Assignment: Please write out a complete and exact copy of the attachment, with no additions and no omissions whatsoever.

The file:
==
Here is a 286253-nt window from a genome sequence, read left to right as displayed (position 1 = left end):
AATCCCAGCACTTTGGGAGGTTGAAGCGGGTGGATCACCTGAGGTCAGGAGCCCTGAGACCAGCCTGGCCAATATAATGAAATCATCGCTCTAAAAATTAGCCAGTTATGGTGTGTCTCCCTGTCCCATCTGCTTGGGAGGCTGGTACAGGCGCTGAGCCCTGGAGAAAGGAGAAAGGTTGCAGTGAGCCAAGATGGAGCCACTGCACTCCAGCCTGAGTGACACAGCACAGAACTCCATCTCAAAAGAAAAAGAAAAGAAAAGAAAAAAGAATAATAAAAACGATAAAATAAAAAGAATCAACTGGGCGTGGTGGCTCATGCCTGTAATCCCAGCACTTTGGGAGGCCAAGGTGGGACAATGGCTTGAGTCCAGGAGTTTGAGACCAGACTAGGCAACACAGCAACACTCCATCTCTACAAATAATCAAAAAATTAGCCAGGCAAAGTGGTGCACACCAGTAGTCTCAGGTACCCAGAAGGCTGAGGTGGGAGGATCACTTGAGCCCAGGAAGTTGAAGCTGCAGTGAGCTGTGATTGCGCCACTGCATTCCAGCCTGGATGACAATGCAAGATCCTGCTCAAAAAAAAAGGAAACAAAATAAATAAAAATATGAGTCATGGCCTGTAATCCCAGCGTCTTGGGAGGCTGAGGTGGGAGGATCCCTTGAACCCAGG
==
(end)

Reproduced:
Here is a 286253-nt window from a genome sequence, read left to right as displayed (position 1 = left end):
AATCCCAGCACTTTGGGAGGTTGAAGCGGGTGGATCACCTGAGGTCAGGAGCCCTGAGACCAGCCTGGCCAATATAATGAAATCATCGCTCTAAAAATTAGCCAGTTATGGTGTGTCTCCCTGTCCCATCTGCTTGGGAGGCTGGTACAGGCGCTGAGCCCTGGAGAAAGGAGAAAGGTTGCAGTGAGCCAAGATGGAGCCACTGCACTCCAGCCTGAGTGACACAGCACAGAACTCCATCTCAAAAGAAAAAGAAAAGAAAAGAAAAAAGAATAATAAAAACGATAAAATAAAAAGAATCAACTGGGCGTGGTGGCTCATGCCTGTAATCCCAGCACTTTGGGAGGCCAAGGTGGGACAATGGCTTGAGTCCAGGAGTTTGAGACCAGACTAGGCAACACAGCAACACTCCATCTCTACAAATAATCAAAAAATTAGCCAGGCAAAGTGGTGCACACCAGTAGTCTCAGGTACCCAGAAGGCTGAGGTGGGAGGATCACTTGAGCCCAGGAAGTTGAAGCTGCAGTGAGCTGTGATTGCGCCACTGCATTCCAGCCTGGATGACAATGCAAGATCCTGCTCAAAAAAAAAGGAAACAAAATAAATAAAAATATGAGTCATGGCCTGTAATCCCAGCGTCTTGGGAGGCTGAGGTGGGAGGATCCCTTGAACCCAGG